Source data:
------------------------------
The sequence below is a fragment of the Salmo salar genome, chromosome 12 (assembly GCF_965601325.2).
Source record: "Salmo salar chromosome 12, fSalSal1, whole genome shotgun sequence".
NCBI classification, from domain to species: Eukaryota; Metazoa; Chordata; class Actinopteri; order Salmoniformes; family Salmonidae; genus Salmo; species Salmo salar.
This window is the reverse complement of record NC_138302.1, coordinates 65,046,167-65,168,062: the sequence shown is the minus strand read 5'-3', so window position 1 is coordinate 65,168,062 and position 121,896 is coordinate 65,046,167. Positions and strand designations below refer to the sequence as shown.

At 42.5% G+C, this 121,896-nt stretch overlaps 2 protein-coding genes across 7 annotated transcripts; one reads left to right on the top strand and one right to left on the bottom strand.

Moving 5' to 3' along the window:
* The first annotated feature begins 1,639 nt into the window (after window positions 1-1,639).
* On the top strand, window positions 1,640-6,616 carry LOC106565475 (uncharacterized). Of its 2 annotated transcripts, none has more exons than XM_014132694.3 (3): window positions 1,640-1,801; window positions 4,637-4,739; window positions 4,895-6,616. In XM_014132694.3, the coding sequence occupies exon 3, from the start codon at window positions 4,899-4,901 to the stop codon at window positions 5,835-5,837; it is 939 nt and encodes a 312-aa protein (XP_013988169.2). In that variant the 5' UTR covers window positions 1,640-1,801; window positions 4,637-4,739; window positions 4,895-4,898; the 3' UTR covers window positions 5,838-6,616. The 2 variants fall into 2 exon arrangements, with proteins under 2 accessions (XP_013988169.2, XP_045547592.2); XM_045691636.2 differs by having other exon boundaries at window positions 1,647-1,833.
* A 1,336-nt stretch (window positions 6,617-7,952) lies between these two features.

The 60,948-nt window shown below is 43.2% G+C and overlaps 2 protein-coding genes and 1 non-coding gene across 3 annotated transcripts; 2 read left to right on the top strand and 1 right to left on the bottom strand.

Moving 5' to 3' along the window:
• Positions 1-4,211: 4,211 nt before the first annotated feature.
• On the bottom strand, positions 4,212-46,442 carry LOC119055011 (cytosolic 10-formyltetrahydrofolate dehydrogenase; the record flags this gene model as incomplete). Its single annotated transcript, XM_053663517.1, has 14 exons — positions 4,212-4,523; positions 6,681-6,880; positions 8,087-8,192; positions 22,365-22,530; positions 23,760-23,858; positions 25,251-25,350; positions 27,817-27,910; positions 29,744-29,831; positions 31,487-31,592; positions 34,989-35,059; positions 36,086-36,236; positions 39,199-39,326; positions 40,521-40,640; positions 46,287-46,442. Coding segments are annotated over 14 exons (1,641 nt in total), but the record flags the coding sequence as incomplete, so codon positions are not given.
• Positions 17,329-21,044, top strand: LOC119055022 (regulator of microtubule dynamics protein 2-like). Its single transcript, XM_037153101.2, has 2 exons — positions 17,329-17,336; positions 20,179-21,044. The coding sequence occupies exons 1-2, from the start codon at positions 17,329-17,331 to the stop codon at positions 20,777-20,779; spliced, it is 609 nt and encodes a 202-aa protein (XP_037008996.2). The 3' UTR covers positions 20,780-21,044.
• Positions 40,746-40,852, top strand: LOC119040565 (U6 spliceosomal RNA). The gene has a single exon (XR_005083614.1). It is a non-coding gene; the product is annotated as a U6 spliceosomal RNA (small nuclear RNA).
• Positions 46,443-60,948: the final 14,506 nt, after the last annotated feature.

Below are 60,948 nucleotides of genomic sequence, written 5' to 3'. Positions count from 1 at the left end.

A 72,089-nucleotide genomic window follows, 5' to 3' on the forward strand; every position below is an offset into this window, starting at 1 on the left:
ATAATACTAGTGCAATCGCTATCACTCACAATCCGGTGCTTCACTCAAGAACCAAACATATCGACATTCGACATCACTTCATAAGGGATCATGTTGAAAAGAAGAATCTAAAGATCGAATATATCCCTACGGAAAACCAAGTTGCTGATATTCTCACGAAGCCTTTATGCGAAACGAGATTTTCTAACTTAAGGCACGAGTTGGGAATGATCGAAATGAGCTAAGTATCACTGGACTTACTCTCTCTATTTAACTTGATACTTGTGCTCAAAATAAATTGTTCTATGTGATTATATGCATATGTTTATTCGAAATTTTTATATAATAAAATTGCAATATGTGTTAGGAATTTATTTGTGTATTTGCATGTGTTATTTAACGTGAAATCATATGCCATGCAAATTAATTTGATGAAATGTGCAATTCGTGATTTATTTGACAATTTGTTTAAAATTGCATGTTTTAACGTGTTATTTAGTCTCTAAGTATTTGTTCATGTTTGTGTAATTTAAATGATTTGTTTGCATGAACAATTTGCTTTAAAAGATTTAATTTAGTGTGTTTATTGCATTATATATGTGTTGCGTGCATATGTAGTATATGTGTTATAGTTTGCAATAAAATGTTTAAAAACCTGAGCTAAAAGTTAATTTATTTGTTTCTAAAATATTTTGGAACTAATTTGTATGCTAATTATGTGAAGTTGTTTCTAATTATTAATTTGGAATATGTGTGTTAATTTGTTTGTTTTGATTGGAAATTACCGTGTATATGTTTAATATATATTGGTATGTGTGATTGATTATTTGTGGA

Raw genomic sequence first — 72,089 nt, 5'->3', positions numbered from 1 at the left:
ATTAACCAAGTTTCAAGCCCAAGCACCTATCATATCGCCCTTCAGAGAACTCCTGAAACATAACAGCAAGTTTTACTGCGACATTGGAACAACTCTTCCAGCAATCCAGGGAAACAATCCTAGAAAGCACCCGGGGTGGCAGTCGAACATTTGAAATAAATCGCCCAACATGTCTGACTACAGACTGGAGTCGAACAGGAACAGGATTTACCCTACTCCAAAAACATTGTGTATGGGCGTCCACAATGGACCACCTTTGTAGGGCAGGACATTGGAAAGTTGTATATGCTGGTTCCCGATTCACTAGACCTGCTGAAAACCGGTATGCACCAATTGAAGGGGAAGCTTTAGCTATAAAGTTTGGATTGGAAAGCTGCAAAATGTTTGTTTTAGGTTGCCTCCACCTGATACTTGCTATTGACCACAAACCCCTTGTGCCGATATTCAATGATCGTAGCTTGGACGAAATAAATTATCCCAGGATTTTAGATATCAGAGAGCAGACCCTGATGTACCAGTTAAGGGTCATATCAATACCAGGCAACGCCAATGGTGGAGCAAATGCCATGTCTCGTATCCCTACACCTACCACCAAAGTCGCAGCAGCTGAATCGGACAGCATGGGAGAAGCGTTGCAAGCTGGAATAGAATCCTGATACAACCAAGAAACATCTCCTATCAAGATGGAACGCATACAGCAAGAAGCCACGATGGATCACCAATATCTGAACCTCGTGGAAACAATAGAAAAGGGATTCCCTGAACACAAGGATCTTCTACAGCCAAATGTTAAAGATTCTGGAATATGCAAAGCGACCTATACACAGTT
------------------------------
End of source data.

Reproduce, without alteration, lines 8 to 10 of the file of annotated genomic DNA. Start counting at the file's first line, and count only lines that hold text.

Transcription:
* On the top strand, window positions 1,640-6,616 carry LOC106565475 (uncharacterized). Of its 2 annotated transcripts, none has more exons than XM_014132694.3 (3): window positions 1,640-1,801; window positions 4,637-4,739; window positions 4,895-6,616. In XM_014132694.3, the coding sequence occupies exon 3, from the start codon at window positions 4,899-4,901 to the stop codon at window positions 5,835-5,837; it is 939 nt and encodes a 312-aa protein (XP_013988169.2). In that variant the 5' UTR covers window positions 1,640-1,801; window positions 4,637-4,739; window positions 4,895-4,898; the 3' UTR covers window positions 5,838-6,616. The 2 variants fall into 2 exon arrangements, with proteins under 2 accessions (XP_013988169.2, XP_045547592.2); XM_045691636.2 differs by having other exon boundaries at window positions 1,647-1,833.
* A 1,336-nt stretch (window positions 6,617-7,952) lies between these two features.

The 60,948-nt window shown below is 43.2% G+C and overlaps 2 protein-coding genes and 1 non-coding gene across 3 annotated transcripts; 2 read left to right on the top strand and 1 right to left on the bottom strand.